What do you worry about?

Worrying is using your imagination to create what you don’t want.”

~Abraham-Hicks

I’m a worrier and it’s no wonder because I hail from a long line of worriers. I’ve 12498953_sworried about my weight, about what I’m going to eat and what others think of my body. Are you a worrier too?  What do you worry about?

During my own recovery from Binge-Eating Disorder, studying for my Emotional Eating Certification and reading tons of books on spirituality, I’ve come to realize that worrying is not healing the very things you’re worrying about and the quote above states this perfectly.

Worrying is a normal part of life, right? Well, yes and no. We need to think about potential pitfalls so we can avoid them but we need to be mindful of not letting these thoughts invade our mind to become negative beliefs. On the other hand, constant worry about the same things day in and day out has the potential to become a self-fulfilled prophecy. We’re actually manifesting our worry into reality. Who wants that? After all, we’re worrying to avoid the situation about which we’re worried!

When it comes to weight, eating and body image, we’re in a constant state of worry. We’re negatively focusing and worrying over how much we weigh, what diet we’ll try next, if we’ll get into that “skinny” outfit for the big event next month, if we can attract a significant other or get the dream job. Whatever you focus on grows so worrying attracts that which you don’t want.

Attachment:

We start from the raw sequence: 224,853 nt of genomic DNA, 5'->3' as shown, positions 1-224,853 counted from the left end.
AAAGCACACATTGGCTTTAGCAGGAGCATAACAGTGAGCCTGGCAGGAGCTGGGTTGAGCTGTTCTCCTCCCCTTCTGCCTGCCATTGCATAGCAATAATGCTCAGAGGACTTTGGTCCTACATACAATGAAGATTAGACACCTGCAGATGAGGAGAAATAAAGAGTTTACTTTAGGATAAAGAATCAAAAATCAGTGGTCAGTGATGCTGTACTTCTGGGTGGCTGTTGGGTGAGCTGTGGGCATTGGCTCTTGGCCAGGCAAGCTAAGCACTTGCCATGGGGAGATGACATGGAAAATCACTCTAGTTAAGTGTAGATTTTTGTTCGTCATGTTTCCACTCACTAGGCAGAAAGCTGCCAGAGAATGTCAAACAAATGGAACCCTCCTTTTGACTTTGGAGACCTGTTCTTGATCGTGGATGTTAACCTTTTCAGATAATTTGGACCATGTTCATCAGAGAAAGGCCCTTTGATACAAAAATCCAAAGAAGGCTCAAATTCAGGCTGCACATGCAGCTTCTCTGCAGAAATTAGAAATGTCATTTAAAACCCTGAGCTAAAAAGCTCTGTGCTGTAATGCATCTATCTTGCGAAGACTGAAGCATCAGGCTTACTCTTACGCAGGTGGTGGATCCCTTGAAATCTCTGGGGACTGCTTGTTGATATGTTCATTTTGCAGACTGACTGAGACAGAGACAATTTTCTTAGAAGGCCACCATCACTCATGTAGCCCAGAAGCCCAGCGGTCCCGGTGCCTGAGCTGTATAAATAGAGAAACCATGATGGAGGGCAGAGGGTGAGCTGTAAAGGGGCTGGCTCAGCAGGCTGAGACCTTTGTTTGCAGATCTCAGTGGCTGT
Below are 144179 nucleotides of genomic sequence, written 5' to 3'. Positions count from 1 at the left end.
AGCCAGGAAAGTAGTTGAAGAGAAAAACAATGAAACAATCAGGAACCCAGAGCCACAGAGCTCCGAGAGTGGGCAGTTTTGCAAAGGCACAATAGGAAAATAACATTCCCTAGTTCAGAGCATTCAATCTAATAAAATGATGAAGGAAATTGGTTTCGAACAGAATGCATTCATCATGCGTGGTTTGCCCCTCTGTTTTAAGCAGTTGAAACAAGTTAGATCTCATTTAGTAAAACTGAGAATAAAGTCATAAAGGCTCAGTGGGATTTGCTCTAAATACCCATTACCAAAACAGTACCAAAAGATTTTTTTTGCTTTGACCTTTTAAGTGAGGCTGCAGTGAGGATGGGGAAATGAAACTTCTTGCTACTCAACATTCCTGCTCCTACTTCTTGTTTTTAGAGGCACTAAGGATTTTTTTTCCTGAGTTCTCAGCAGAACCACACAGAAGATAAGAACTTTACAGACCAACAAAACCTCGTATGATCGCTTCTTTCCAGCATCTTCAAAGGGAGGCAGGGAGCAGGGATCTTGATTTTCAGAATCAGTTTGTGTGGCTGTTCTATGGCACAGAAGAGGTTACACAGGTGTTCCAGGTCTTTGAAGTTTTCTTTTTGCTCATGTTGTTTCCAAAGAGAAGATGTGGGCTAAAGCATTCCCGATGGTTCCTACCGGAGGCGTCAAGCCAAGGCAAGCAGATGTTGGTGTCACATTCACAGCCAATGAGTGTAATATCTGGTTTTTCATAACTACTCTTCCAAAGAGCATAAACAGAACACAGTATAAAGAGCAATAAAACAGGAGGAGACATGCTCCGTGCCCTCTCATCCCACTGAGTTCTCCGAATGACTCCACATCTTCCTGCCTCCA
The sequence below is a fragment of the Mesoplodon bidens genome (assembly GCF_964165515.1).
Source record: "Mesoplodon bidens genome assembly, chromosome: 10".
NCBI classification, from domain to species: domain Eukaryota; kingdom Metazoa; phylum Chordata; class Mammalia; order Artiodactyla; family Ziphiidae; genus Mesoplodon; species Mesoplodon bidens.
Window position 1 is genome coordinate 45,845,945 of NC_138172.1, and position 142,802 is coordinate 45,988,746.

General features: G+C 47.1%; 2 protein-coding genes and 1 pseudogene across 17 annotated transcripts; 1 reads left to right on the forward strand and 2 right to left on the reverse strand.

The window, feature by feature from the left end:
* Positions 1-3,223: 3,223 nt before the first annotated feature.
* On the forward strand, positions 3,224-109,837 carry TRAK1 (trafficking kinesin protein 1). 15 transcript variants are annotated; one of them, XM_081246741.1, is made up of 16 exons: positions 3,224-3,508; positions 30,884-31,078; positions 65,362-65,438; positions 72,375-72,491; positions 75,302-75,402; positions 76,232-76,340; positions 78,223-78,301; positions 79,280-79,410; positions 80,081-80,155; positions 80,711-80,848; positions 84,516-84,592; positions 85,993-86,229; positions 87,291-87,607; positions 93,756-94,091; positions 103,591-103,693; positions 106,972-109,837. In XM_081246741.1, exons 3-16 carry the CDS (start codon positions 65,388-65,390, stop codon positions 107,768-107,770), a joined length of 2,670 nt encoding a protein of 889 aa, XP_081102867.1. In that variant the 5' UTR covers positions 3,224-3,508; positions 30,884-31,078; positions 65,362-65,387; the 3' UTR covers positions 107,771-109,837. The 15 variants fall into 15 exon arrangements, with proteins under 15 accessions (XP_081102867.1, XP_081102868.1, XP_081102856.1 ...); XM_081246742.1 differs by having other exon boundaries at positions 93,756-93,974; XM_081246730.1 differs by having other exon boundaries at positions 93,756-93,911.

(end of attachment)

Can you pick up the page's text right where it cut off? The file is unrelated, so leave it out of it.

Here are 3 things you can do to stop worrying!

  1. Write a list of your chronic worries.

  2. For every worry on the list, write something for which you are grateful. For example, “I’m too fat” turns into “I’m so grateful that I have the opportunity to get to know my body better in order to achieve a healthier weight.”

  3. Practice, practice, practice! This is not an easy shift to make when we’ve been mired in worried, negative thoughts for years. It takes effort to think about life differently because the comfort of beating ourselves up through worrying about our weight, eating and bodies is familiar and what we’ve been conditioned to do. Read the lists you’ve made in steps 1 and 2 daily until the worry starts to lift and becomes a manifestation of the positive.  Don’t worry if it takes time for this practice to become habit!

It’s unreasonable to expect that we will never worry again. But, we can channel that worry into something positive that can heal our relationship with weight, food, our bodies and even other areas of our life. Eventually, your worries will decrease and you’re life will be happier, more fulfilled and with a lot less frown lines 😉

If you’re not familiar with Abraham-Hicks and the Law of Attraction, visit their website here.  

Day of Unrest

In many religions, Sunday us considered a day of rest but is rarely observed these days.   Stores are open and technology keeps us “wired.”  Why not cut your technology use by half today and read an actual book or have an actual conversation with someone you would usually text or email?  Connection, through old fashioned means, can do wonders for the soul and you just might make someone’s day.

Enjoy, live & love,
Michelle

Day of Unrest